Case Law Details

Case Name : Rajeev Verma Vs ACIT (ITAT Delhi)
Appeal Number : ITA No. 6143/Del/2016
Date of Judgement/Order : 02/07/2020
Related Assessment Year : 2012-13
Courts : All ITAT (7327) ITAT Delhi (1716)

Rajeev Verma Vs ACIT (ITAT Delhi)

The issue under consideration is whether AO and CIT(A) are correct in disallowing the Business Promotional Expenditure declared by the assessee?

In the present case, during the course of assessment proceedings, the Assessing Officer (AO) observed that the assessee had debited an amount as business promotion expenses and the assessee was required to furnish detailed ledger account of these expenses. From the perusal of the ledger account it was observed that the major part of the expenditure was towards purchase of precious items, gold items and cash payments for various gift items. The AO required the assessee to further explain as to how these business promotion expenses had helped in promotion of the business as many of the payments were in cash or were for purchase of jewellery and other precious items. The AO also pointed out some discrepancies in the serial number of the bills and their corresponding dates and, thereafter, went on to disallow an amount and added the same to the income of the assessee.

ITAT states that, there is no denying that the gross turn-over of the assessee has been increasing. Even the profit returned by the assessee has shown the corresponding proportional increase. The only failure on the part of the assessee has been that he could not establish the business nexus of the impugned expenditure to the satisfaction of the lower authorities. It is the opinion of the lower authorities that the assessee could not establish a link between the gifts given and the sales orders received. However, it may not be practically possible for all businesses to maintain a complete list of the gifts given to their various customers and demonstrate that a particular sales order was received as a result of a particular gift. The Act also does not prescribe demonstrating such live linkage. In the present case, there is no denial b the department that the assessee has been carrying on business regularly, the department also does not allege that there is any personal element involved in the impugned expenditure. It is also an accepted business practice in India that customary gifts are usually handed out during festive occasions. Although, handing out gold items or semi-precious items may be frowned upon by the revenue authorities, all the same it cannot be a reason for disallowing the expenditure, especially when it is settled law that the revenue cannot step into the shoes of a businessman and direct how the business should be conducted. However, ITAT also feel that the reasonableness of quantum of expenditure vis a vis the turnover would have to be justifiable. Accordingly, it is our considered opinion that interest of justice would be served if the disallowance is restricted to 40% of the initial total disallowance.

Therefore, the appeal of the assessee partly allowed.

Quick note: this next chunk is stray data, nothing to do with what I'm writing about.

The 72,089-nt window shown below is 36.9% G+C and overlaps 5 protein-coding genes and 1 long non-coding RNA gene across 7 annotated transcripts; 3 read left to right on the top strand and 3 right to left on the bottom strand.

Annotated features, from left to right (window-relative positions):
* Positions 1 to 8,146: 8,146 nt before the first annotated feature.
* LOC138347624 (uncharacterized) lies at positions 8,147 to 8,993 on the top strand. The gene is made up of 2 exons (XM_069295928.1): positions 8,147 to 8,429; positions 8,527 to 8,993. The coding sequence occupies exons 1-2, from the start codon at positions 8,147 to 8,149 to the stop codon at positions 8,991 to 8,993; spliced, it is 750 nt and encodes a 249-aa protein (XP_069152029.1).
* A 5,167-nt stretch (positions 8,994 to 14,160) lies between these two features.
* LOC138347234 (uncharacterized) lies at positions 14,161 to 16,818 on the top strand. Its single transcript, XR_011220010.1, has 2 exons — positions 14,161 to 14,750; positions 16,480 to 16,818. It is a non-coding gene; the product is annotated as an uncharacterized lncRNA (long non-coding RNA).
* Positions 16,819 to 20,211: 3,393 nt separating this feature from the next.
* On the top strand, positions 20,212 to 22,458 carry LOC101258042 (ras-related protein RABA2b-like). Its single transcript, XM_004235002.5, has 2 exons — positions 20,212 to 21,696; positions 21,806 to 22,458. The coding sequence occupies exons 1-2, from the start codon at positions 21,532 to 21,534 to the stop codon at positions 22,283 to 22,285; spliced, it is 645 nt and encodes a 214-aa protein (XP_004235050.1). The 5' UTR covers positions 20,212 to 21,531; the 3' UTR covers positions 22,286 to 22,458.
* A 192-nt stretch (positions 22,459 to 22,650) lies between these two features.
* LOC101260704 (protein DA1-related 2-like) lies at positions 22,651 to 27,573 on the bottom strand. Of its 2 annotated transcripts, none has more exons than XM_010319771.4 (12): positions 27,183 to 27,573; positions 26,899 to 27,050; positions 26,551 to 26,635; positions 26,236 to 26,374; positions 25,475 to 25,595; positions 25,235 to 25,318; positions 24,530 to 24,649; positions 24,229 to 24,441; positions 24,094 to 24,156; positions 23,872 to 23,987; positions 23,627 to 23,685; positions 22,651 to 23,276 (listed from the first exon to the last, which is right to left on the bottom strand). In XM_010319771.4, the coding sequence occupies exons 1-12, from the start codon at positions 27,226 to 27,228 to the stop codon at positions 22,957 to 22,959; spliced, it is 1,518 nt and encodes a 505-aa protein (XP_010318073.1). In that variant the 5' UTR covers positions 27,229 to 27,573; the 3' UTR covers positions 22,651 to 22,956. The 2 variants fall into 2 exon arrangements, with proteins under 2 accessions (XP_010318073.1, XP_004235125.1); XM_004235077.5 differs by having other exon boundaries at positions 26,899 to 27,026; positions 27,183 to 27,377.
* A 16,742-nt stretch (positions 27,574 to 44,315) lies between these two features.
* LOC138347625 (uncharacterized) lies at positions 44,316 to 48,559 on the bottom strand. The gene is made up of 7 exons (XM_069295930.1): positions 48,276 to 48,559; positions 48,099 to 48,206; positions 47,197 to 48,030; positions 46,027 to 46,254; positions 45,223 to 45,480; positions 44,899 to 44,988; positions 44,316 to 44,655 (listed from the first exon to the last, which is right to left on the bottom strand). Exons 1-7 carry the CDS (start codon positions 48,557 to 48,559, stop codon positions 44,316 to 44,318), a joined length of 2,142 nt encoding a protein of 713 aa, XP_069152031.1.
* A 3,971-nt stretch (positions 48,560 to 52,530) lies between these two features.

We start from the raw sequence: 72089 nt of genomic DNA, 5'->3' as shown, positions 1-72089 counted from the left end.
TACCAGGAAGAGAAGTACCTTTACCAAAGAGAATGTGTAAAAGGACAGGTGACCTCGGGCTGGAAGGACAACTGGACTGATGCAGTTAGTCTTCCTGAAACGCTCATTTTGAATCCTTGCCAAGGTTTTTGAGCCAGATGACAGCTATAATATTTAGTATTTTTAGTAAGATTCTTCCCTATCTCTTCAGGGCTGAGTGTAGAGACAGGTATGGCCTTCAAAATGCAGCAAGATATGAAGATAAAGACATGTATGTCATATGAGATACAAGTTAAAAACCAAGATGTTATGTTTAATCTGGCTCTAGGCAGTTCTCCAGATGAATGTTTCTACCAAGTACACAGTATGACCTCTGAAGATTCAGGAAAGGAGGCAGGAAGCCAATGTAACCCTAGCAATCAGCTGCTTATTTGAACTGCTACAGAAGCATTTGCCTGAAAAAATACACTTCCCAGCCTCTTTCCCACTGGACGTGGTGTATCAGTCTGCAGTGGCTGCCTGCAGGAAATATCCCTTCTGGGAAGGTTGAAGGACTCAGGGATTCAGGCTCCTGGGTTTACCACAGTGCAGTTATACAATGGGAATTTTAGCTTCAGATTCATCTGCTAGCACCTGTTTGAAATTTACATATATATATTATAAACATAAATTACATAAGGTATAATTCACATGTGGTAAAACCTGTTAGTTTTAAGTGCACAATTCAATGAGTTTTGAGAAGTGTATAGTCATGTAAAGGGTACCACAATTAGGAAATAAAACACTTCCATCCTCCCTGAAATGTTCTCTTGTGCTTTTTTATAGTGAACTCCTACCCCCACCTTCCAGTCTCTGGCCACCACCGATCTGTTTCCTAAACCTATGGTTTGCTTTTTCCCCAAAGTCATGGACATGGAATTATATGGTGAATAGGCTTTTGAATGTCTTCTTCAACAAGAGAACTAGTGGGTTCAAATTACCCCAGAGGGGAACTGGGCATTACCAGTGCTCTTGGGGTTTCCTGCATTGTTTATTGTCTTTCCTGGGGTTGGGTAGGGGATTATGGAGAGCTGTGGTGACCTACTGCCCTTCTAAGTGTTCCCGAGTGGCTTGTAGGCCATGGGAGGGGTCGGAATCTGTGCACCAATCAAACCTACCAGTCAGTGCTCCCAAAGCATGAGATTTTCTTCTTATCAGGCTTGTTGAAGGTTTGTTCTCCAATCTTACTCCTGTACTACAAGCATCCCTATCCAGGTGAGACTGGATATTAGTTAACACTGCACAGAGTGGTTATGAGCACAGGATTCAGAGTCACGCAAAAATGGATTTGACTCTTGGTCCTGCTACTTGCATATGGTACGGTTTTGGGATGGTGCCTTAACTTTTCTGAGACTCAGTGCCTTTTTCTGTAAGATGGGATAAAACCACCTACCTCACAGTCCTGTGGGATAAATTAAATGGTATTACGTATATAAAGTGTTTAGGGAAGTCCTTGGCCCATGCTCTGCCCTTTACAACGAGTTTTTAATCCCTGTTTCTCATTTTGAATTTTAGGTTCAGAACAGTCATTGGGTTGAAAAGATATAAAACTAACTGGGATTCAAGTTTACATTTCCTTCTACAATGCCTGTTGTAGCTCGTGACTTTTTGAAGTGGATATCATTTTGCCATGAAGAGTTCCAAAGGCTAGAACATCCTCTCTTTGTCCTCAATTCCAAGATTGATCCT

Interest Income from Fixed Deposit Receipts can be treated as Business Income If Assessee proves that such Fixed Deposit were essential/necessary for obtaining the Contract for Business- 

FULL TEXT OF THE ITAT JUDGEMENT

This appeal has been preferred by the assessee against order dated 2 1.09.2016 passed by the Ld. Commissioner of Income Tax 18, New Delhi {CIT (A)} for assessment year 20 12-13.

2.0 The brief facts of the case are that the assessee is engaged in the business of trading, testing and installation of scientific instruments with respect to measuring of energy, pollution control, measurement of energy flow etc. The return of income for the year under consideration was filed at an income of Rs. 3 1,28,220/-. The return of income was processed u/s 143(1) of the Income Tax Act, 1961 (hereinafter called ‘the Act’) and subsequently the case was selected for scrutiny under CASS guidelines. During the course of assessment proceedings, the Assessing Officer (AO) observed that the assessee had debited an amount of Rs. 6 1,52,014/- as business promotion expenses and the assessee was required to furnish detailed ledger account of these expenses. From the perusal of the ledger account it was observed that the major part of the expenditure was towards purchase of precious items, gold items and cash payments for various gift items. The AO required the assessee to further explain as to how these business promotion expenses had helped in promotion of the business as many of the payments were in cash or were for purchase of jewellery and other precious items. In response, the assessee submitted before the AO that due to plenty of competition in his line of business, the assessee has to promote his business to maintain the existing business as well as to get fresh business and new customers and that such expenditure had helped in increasing its turnover as well as increasing the net profit. The assessee also submitted a chart depicting the turnover and the net profit for three years to demonstrate that the turnover and the net profit had been consistently increasing and had almost doubled. However, the AO was not satisfied with the submissions of the assessee. The AO also pointed out some discrepancies in the serial number of the bills and their corresponding dates and, thereafter, went on to disallow an amount of Rs. 50,32,880/- and added the same to the income of the assessee.